One important part of the executive role is to clearly define corporate goals to all personnel and make certain that company priorities are lining up with them. If there is a large disparity between the two, something major is wrong, and it may very well be the executive himself who needs to change.

In today’s modern business age, the corporate decision to postpone going digital can be a fatal mistake. It can have a direct effect on profits, since those companies that have already made the move to digital are preferred by customers. There may be many reasons why a CEO would be reluctant to embrace swapping out routine processes to convert to digital, but the results will eventually be the same – a downturn in profits.

Board members should be aware of this, and should consider carefully whether existing personnel are moving in step with the times. Removing personnel as important to the life of the company as the CEO is not a decision to be taken lightly, but it may be necessary, if company profits are seriously stalled. Ram Charan discusses some of the considerations involved, and why removal may still be necessary, in his article, “Boards Can’t Wait For CEO’s To Prioritize Digital Change”.

It should be noted that the average company is under a great deal of scrutiny by the public. Firing a CEO can be viewed by many as an admission of internal problems that could sour public opinion and adversely affect profits. Therefore, other solutions should be tried first.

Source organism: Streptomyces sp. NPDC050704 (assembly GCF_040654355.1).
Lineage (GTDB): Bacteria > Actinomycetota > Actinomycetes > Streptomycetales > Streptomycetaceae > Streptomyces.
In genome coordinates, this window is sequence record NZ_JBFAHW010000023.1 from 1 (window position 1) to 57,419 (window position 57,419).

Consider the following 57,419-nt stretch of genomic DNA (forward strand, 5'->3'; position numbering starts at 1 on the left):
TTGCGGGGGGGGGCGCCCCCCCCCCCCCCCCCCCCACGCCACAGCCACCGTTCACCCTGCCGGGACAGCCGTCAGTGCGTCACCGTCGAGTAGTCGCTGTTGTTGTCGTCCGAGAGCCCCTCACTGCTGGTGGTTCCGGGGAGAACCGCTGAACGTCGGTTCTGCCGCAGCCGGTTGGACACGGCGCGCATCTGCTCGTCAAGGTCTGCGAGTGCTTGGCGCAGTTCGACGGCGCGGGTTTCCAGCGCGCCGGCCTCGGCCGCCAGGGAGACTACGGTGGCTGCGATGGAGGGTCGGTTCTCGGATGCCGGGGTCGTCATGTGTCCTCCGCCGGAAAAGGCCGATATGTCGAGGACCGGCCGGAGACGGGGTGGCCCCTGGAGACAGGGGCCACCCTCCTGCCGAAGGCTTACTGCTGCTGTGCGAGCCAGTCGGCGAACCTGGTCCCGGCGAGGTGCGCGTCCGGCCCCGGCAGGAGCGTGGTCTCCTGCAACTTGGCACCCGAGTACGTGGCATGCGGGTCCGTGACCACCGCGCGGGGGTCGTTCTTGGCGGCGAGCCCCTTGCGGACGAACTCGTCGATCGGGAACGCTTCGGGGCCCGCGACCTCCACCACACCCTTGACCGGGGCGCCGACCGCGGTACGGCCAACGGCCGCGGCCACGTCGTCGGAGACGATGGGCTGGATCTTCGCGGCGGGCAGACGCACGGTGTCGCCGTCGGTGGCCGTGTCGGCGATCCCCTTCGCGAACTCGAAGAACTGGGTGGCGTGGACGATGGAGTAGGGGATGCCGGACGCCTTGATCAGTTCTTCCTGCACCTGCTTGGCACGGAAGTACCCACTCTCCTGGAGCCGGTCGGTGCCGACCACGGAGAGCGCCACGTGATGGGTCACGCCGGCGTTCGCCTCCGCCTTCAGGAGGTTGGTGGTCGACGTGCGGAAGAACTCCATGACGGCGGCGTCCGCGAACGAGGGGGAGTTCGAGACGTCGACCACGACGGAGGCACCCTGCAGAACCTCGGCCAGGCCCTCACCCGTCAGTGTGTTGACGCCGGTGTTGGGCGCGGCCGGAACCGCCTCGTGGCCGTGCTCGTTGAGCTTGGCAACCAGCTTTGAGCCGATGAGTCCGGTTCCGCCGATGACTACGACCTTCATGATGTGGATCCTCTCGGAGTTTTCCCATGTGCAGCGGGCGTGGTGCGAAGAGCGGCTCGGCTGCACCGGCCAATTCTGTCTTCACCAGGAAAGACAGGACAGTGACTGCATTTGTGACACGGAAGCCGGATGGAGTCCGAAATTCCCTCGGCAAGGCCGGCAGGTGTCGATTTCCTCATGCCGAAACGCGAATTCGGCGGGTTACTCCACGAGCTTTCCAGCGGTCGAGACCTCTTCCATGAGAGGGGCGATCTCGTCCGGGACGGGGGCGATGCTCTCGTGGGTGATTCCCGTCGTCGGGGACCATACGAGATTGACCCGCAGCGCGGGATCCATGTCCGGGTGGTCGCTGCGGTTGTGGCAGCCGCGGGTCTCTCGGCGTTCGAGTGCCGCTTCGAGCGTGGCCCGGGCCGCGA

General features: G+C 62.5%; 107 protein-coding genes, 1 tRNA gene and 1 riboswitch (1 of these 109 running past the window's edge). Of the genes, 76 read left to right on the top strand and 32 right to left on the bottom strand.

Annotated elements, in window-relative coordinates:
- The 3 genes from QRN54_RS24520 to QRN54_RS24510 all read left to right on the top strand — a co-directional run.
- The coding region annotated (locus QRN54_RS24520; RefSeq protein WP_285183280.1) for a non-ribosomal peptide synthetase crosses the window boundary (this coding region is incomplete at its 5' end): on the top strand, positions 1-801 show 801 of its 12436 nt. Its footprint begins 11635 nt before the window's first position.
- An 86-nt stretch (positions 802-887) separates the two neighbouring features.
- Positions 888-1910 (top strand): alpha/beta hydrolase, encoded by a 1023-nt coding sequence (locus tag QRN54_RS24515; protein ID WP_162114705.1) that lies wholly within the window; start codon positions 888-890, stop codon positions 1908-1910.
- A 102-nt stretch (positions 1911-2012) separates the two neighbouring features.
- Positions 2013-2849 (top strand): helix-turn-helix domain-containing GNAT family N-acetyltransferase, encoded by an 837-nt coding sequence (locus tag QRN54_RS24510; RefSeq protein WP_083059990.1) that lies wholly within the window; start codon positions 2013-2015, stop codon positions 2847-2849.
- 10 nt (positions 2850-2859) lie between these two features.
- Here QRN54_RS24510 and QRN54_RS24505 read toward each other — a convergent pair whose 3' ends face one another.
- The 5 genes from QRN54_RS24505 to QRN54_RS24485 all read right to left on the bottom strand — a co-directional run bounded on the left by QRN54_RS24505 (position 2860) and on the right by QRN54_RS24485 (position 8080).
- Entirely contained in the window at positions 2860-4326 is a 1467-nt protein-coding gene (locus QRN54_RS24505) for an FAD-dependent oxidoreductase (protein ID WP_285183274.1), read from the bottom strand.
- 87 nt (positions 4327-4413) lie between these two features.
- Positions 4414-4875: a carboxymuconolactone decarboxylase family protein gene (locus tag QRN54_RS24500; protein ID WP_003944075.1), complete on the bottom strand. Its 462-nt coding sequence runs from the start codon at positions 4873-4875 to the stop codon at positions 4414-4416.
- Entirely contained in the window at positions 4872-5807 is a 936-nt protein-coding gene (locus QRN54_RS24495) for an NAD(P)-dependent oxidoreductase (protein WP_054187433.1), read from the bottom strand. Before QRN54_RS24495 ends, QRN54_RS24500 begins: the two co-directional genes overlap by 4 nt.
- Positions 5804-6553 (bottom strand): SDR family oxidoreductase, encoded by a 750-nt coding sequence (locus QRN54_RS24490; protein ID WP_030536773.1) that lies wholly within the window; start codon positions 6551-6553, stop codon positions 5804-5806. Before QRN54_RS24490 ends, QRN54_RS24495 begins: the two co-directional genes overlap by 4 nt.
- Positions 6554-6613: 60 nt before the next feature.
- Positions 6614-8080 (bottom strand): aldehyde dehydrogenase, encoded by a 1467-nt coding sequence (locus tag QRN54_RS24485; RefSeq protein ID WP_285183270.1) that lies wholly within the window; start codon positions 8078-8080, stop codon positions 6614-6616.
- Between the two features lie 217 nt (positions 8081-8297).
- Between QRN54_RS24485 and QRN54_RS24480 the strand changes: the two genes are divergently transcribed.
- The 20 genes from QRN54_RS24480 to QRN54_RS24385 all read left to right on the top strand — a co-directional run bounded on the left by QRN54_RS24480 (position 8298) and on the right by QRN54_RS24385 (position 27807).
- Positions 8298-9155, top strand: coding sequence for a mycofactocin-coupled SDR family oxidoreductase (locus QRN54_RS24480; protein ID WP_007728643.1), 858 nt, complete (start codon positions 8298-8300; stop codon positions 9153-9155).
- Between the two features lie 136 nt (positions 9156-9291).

Accounts Payable Managers Can Share the Vision

Not only should the CEO recognize the need to move to digital practices, but primary department leaders, such as those in accounts payable, should be sharing the same vision. Too much confusion can arise if they don’t.

Both the executive leadership and the accounts payable department must understand that the switch to electronic invoicing will come at a cost. The conversion to accounts payable automation will involve a learning curve, changes in tasks and responsibilities, and an investment that will be balanced out over time. The immediate discomfort of learning new e-invoicing responsibilities will soon be relieved as old dreaded work tasks become easier and less burdensome.

Dynamic discounting as a part of AP automation will give the accounts payable manager a new, more active role to play in the life of the company, that will more than make up for effort expended to learn. A sense of satisfaction and a new motivation to explore the depth of possibilities afforded by electronic invoicing will be the inevitable result.

There really is no more time left for procrastination. Automation has become a fact of life, albeit a complicated one for the average business. The complications should be viewed as only temporary, to be replaced eventually by new opportunities for growth.